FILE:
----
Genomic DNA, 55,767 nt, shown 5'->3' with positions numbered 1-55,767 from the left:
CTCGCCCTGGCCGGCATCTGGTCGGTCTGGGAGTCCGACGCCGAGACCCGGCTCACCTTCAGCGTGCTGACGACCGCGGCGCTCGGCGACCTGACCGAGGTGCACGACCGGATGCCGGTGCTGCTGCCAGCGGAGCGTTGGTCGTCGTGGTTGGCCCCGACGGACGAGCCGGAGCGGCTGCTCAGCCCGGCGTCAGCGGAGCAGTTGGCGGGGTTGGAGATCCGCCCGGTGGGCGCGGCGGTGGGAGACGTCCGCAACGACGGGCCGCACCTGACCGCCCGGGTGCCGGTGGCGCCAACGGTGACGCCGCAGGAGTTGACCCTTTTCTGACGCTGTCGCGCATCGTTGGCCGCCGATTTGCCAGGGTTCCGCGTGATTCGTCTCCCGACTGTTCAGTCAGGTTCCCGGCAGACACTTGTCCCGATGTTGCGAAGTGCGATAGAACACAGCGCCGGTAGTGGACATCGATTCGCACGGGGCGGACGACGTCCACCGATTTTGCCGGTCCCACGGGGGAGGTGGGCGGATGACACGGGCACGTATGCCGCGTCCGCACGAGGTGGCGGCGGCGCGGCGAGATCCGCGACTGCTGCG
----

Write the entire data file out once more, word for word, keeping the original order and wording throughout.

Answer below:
Genomic DNA, 55,767 nt, shown 5'->3' with positions numbered 1-55,767 from the left:
CTCGCCCTGGCCGGCATCTGGTCGGTCTGGGAGTCCGACGCCGAGACCCGGCTCACCTTCAGCGTGCTGACGACCGCGGCGCTCGGCGACCTGACCGAGGTGCACGACCGGATGCCGGTGCTGCTGCCAGCGGAGCGTTGGTCGTCGTGGTTGGCCCCGACGGACGAGCCGGAGCGGCTGCTCAGCCCGGCGTCAGCGGAGCAGTTGGCGGGGTTGGAGATCCGCCCGGTGGGCGCGGCGGTGGGAGACGTCCGCAACGACGGGCCGCACCTGACCGCCCGGGTGCCGGTGGCGCCAACGGTGACGCCGCAGGAGTTGACCCTTTTCTGACGCTGTCGCGCATCGTTGGCCGCCGATTTGCCAGGGTTCCGCGTGATTCGTCTCCCGACTGTTCAGTCAGGTTCCCGGCAGACACTTGTCCCGATGTTGCGAAGTGCGATAGAACACAGCGCCGGTAGTGGACATCGATTCGCACGGGGCGGACGACGTCCACCGATTTTGCCGGTCCCACGGGGGAGGTGGGCGGATGACACGGGCACGTATGCCGCGTCCGCACGAGGTGGCGGCGGCGCGGCGAGATCCGCGACTGCTGCG